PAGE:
The lake began as a 1,500-surface-acre natural lake and was developed into a reservoir with 3,265 surface acres at operational maximum. It has an average depth of 69 feet and a maximum depth of 120 feet at capacity. This supports what the Wyoming Game and Fish Department calls "the most important reservoir trout fishery in northeastern Wyoming," ("Basin Management Plan for Fisheries: Lake DeSmet [SN116]," Wyoming Game and Fish Department, March 1996, p. 2). At least part of what makes the lake so valuable a fishery is its stable volume. The industrial rights for the lake are not developed at present, allowing the lake's level to be maintained within four to seven feet of capacity during most years. This also provides a stable base for boating under normal circumstances. (In the fall of 2000, reservoir operations dropped the level 10 feet to dredge sediment from around the launch areas.)

Recreation in the lake was permitted by Texaco, which allowed boat ramps and public toilets. Current facilities include 36 camping spots, two boat ramps and a subsidiary boat launching area, and three public toilets. The lake has recently undergone a change in ownership, from Texaco to a coalition of Johnson, Sheridan, and Campbell counties in the first half of 2001. The coalition owns the water only. A little more than 30 acres were given to Johnson County as part of the transfer, but according to the DeSmet director, the area south of the main boat ramps, which was previously leased, will not be developed in the near future out of lack of funds.

Boating and Camping

Nevertheless, public access (restrooms, boat ramps, docks, picnic and camping facilities) attract many visitors to Boat Dock Bay and Barkey Draw within the Mikesell-Potts access area. Texaco, Johnson County Recreation District, the Buffalo Lion's Club, Wyoming Game and Fish Department, and a grant from the Game and Fish Department have provided and maintained the sources for development and maintenance of public access.

As any frequent visitor to Lake DeSmet can attest, the lake's recreation management has recently undergone changes as well, and now charges fees for access and use from May 15-Sept. 15. The fee system began in 1997 and has allowed recreation without tax levy infusions from nearby counties. The following table details the fee structure, the fees collected, the budget produced for the lake's recreation operation (Mike Strohbusch, e-mail communication, 11 April 2001).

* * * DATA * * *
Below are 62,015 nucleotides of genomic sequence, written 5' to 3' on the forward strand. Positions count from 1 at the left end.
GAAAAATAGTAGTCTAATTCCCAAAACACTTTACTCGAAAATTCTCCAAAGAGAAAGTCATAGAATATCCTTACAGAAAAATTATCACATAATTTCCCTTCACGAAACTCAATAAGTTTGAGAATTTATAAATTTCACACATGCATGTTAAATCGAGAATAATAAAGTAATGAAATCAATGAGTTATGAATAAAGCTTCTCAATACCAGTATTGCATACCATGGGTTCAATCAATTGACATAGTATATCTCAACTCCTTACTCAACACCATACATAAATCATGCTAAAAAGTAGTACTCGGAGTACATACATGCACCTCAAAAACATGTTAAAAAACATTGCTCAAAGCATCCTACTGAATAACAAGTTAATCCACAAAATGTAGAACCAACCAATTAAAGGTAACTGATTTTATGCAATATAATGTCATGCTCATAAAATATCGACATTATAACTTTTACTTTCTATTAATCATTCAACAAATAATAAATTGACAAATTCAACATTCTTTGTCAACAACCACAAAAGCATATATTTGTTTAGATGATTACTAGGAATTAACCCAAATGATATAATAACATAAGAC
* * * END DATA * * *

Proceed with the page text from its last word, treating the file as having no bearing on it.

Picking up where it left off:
Fees Income
Camping Ramp
Year Daily Daily Annual Camping Ramp Total Budget
FY 96-97 $5 $3 $20 $4,149 $7,103 $11,252 $10,200
FY 97-98 $5 $3 $20 $6,376 $7,747 $14,123 $13,659
FY 98-99 $5 $3 $20 $7,840 $10,823 $18,663 $12,900
FY 99-00 $5 $3 $20 $8,064 $10,504 $18,568 $12,900
FY 00-01* $6 $4 $25 $5,553 $7,249 $12,802

(* Lake DeSmet's fiscal year runs from July - June; data provided are for July 2000-April 2001.)

Unfortunately, these fee figures are the only basis for counts of people using Lake DeSmet for recreation . and they require extrapolation. Because envelope and people counts haven't been performed, these fee numbers will have to stand as indicators of usage from the recreation management on the lake.


The Wyoming Game and Fish Department stocks and maintains the fishery in Lake DeSmet primarily for the Eagle Lake Rainbow Trout, but a number of species have been caught or spotted in the lake in the past 10 years (WGFD, ibid.):

Species Native or Introduced Relative Abundance
Eagle Lake Rainbow Trout Introduced Abundant
Brown Trout Introduced Common
Lake Trout Introduced Rare
Yellow Perch Introduced Common
Rock Bass Introduced Common
Black Crappie Introduced Rare
Walleye Introduced Rare
Common Carp Introduced Common
White Sucker Native Common
Longnose Sucker Native Rare
Flathead Minnow Native Rare
Emerald Shiner Introduced Common
Creek Chub Native Rare

Fishing pressure on the lake has been calculated to be 43,400 angler-days (13.3/acre) and 166,300 hours (51/acre) in a 1991 creel survey. By director Strohbusch's estimation, 90 percent of these anglers come from the three nearby counties (Johnson, Sheridan, and Gillette), and the remainder are from the rest of the state and nation (Strohbusch, personal communication).


Annear, Tom, Wyoming Game and Fish instream flow specialist, personal communication, 7 March 2001.

Bradshaw, Bill, Wyoming Game and Fish Department, "Crazy Woman Creek Drainage Basin Management Plan FXSN8CW," Dec. 1996.

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Bradshaw, Bill, Wyoming Game and Fish Department, "Powder River Basin Management Plan," July 1996.

Floyd, Barry, Ducks Unlimited Wyoming state director, Personal Communication, April 10, 2001.

Guenther, Paula M. and Hubert, Wayne A., "Factors Influencing Dissolved Oxygen Concentrations During Winter in Small Wyoming Reservoirs," Great Basin Naturalist. Vol. 51, no. 3, Sept. 1991.

Guenther, Paula M. and Hubert, Wayne A., "Method for Determining Minimum Pool Requirements to Maintain and Enhance Salmonid Fisheries in Small Wyoming Reservoirs," Environmental Management. Vol. 17, no. 5.

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Roaldson, Jon, Ducks Unlimited regional biologist, Personal Communication, April 10, 2001.

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Strohbusch, Mike, Lake DeSmet recreation director, personal communication, 9 April 2001.

Strohbusch, Mike, Lake DeSmet recreation director, e-mail communication, 11 April 2001.

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U.S. Department of the Interior, Fish and Wildlife Service and U.S. Department of Commerce, Bureau of the Census. 1996 National and State Economic Impacts of Wildlife Watching, Washington, D.C., 1996.